Knights hope ultrasound effort will change hearts

William Jackson Clark

William Jackson ClarkA massive fundraising effort by the S.C. Knights of Columbus is successfully providing ultrasound machines for crisis pregnancy centers.

Leaders in the pro-life movement say up to 90 percent of women facing crisis pregnancies choose to have their baby after viewing an ultrasound image.

The state initiative started in August 2010, with the goal of placing five machines in different regions around the state. So far, the Crisis Pregnancy Center of the Lowcountry on Hilton Head Island, the Lowcountry Pregnancy Center in Charleston, and the Palmetto Pregnancy Center in Lake Wylie have all received one, said Jim St. Clair, pro-life chairman for the S.C. Knights of Columbus State Council.

A fourth facility, the Daybreak Crisis Pregnancy Center in Columbia, is awaiting final approval. The Knights are looking for a center in the Greenville area.

Statewide, councils have raised $63,000 to purchase the machines, which can cost anywhere from $20,000 to $35,000.

The organization’s Supreme Council in New Haven, Conn., provides matching funds from its national Ultrasound Initiative, which means $126,000 has been made available for the project in South Carolina, according to St. Clair.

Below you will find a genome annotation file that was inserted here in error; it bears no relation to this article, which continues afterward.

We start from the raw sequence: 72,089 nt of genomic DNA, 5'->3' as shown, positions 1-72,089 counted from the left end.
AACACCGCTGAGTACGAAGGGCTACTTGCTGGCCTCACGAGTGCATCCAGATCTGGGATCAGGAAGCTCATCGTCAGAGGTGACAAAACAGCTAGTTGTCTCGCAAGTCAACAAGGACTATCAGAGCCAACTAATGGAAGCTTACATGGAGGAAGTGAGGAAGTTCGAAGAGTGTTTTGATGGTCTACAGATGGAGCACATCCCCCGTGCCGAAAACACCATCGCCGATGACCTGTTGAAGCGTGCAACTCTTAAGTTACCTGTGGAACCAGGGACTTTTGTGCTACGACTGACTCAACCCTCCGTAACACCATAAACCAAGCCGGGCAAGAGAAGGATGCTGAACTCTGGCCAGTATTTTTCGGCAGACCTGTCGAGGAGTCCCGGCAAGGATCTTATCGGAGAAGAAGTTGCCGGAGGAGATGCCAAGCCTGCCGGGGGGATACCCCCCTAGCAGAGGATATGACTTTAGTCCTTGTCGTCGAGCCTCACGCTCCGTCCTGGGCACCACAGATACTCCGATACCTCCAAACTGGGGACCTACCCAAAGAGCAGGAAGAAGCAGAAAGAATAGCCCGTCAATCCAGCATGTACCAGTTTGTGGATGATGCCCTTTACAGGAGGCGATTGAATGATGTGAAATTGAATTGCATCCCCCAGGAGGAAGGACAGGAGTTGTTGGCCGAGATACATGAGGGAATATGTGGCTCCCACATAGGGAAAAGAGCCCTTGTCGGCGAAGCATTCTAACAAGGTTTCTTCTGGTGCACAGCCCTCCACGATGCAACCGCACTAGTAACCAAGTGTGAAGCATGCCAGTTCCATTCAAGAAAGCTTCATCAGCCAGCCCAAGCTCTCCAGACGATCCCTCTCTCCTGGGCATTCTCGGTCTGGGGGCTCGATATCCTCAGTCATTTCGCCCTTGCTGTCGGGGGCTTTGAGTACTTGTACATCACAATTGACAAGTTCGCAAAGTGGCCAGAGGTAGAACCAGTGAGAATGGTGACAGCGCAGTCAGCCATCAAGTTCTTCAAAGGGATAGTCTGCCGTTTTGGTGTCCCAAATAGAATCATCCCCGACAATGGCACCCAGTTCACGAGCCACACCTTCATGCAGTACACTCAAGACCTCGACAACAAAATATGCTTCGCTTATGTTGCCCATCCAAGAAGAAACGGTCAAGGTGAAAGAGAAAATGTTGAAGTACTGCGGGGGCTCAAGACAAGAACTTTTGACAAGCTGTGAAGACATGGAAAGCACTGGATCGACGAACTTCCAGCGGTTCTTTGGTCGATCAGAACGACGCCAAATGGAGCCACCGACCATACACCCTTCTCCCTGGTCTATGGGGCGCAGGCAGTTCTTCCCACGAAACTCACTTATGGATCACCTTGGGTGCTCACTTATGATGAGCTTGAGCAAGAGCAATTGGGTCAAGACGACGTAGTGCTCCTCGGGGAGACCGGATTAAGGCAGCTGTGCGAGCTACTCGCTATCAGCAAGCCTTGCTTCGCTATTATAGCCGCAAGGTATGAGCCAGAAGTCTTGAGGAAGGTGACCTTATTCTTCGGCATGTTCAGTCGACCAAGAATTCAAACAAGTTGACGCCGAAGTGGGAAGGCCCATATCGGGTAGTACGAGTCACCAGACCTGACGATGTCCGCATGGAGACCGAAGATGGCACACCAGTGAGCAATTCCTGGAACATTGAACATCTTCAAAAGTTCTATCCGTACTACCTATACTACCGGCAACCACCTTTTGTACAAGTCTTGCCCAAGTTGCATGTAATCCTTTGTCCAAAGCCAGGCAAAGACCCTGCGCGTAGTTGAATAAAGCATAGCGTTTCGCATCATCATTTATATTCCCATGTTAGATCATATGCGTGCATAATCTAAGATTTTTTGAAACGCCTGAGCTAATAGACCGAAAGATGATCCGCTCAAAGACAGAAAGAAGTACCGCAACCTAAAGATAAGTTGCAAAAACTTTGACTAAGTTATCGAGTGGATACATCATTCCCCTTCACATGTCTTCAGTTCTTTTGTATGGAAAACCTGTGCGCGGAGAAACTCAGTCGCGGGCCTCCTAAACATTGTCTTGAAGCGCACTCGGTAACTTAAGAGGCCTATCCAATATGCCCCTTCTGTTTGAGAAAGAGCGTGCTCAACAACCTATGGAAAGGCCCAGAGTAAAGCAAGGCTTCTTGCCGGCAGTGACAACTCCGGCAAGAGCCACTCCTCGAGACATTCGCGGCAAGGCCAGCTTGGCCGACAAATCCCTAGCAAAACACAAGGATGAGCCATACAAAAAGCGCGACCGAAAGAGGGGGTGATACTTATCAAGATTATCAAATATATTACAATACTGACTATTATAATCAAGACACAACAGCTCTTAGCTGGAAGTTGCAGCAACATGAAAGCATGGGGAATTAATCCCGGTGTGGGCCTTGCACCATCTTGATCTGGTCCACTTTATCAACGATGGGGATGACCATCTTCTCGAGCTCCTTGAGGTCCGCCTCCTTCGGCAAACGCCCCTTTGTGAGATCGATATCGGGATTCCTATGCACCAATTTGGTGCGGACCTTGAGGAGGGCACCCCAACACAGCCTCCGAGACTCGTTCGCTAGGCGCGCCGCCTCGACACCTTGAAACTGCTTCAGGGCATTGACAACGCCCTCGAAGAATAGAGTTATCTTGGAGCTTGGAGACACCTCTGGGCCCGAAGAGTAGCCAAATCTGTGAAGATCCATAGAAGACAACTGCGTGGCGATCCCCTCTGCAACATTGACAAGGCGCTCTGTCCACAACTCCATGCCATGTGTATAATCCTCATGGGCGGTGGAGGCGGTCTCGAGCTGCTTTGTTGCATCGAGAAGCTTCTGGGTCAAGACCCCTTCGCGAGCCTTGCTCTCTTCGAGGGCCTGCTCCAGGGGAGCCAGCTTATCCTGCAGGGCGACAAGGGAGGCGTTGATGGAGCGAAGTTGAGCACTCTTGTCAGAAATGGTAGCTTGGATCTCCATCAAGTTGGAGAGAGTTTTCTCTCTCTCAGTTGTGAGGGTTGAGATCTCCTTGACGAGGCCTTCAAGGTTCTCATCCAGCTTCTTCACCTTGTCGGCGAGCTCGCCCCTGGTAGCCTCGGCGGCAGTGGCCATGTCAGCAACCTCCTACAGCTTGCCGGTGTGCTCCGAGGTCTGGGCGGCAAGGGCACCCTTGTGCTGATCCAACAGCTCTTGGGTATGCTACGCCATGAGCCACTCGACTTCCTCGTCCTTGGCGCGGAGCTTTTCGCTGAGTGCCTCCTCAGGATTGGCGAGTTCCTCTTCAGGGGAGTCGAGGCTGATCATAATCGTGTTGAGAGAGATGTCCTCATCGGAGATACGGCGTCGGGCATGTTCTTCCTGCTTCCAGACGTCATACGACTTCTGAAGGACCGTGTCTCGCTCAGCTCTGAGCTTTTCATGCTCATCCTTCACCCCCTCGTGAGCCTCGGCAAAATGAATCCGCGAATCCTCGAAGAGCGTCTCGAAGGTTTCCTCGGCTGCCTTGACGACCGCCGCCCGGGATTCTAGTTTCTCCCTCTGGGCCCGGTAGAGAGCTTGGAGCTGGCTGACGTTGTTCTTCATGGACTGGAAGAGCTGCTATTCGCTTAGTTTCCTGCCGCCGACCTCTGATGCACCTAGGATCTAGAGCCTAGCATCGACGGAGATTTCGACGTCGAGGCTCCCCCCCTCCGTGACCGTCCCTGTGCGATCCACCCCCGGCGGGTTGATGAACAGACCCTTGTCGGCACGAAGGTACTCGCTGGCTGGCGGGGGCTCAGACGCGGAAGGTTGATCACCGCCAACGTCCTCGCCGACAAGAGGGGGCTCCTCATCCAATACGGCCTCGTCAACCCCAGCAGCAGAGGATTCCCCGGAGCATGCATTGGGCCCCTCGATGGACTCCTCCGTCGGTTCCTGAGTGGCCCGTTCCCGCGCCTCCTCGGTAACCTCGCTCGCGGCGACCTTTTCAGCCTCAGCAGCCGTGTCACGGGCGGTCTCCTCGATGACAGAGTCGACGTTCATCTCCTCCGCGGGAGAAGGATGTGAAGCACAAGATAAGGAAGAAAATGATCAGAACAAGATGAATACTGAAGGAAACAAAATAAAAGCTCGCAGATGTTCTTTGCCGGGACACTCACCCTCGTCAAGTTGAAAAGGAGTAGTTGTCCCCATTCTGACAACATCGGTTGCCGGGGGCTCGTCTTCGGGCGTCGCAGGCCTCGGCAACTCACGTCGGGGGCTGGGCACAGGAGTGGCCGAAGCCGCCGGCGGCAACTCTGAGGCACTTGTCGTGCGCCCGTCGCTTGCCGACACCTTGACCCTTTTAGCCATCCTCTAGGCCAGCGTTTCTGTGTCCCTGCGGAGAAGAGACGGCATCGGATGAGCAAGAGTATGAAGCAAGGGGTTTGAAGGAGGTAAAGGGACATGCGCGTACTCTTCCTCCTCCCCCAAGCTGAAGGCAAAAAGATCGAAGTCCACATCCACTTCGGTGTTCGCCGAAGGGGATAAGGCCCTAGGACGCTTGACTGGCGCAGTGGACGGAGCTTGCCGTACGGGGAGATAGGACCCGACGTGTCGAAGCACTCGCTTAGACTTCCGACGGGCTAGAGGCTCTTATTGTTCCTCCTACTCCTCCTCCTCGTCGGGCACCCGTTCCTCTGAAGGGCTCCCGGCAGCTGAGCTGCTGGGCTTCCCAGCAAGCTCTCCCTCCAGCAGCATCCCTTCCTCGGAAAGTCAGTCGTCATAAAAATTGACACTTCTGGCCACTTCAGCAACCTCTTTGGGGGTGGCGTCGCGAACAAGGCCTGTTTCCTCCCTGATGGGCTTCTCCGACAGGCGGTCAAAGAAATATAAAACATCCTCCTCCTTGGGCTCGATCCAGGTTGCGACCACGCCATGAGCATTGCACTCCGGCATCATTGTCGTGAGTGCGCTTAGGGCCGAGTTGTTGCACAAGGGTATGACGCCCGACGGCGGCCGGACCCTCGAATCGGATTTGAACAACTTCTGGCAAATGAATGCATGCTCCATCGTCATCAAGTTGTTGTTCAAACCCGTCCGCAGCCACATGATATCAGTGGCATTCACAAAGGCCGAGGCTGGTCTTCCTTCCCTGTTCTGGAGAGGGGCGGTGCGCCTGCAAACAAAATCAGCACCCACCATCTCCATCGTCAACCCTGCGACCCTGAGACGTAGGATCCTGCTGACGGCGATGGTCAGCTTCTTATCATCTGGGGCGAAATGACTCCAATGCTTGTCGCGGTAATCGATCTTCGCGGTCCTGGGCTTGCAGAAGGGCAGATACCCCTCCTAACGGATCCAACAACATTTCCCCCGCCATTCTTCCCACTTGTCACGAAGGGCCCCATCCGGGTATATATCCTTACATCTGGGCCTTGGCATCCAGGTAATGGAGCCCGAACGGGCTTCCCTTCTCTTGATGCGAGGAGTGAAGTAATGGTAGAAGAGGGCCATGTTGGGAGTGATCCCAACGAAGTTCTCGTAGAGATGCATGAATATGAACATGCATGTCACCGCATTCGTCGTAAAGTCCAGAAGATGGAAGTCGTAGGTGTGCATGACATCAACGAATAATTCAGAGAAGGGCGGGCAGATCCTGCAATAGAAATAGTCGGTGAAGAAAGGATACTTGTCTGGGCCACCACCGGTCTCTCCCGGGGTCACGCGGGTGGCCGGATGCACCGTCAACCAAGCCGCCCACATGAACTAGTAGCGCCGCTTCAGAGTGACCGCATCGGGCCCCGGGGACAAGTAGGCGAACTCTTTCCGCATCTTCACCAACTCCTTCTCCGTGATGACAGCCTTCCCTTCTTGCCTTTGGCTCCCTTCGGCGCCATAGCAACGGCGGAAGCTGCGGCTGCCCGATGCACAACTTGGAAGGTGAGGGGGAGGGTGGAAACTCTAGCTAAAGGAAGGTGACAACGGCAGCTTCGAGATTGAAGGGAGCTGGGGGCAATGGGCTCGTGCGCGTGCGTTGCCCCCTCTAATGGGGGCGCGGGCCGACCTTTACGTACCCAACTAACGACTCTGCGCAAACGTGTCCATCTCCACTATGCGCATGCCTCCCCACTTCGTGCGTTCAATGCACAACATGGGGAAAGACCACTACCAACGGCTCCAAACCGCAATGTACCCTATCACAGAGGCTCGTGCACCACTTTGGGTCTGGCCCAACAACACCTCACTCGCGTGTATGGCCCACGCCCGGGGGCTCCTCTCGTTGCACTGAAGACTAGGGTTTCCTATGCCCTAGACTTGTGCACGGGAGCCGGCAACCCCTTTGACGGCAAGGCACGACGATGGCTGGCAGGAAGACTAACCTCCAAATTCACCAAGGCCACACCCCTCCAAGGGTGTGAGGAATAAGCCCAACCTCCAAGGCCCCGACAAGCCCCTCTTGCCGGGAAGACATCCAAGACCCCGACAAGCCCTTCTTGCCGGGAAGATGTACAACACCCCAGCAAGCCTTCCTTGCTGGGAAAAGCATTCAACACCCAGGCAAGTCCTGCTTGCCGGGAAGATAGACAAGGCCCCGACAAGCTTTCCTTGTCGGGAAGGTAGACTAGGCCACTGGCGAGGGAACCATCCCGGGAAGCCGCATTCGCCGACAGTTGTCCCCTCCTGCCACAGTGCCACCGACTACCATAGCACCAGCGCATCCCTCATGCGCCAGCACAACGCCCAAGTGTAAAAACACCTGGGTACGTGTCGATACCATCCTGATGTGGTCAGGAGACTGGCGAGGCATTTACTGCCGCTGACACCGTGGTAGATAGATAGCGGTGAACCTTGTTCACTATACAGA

Since the national initiative started in 2009, 82 machines have been placed in pregnancy centers around the country, he said.

Centers are screened to make sure their practices are in line with church teaching, and must meet other criteria.

“We don’t want to support organizations that promote contraception, or that refer any woman to an abortion facility,” St. Clair said. “The center must be respectful to the faith of Catholic clients and volunteers, and we also make sure they have adequate insurance, training to do ultrasounds and a medical doctor that oversees their ultrasound program.”

St. Clair said the Knights’ Ultrasound Initiative is a new and positive approach to saving human lives.

“We have to slowly educate folks instead of fighting against the courts and in the political arena,” he said. “We decided to go the other direction and change the hearts of people. Those machines save a baby nearly every time they use them because the mother can see the baby and hear the heart beating.”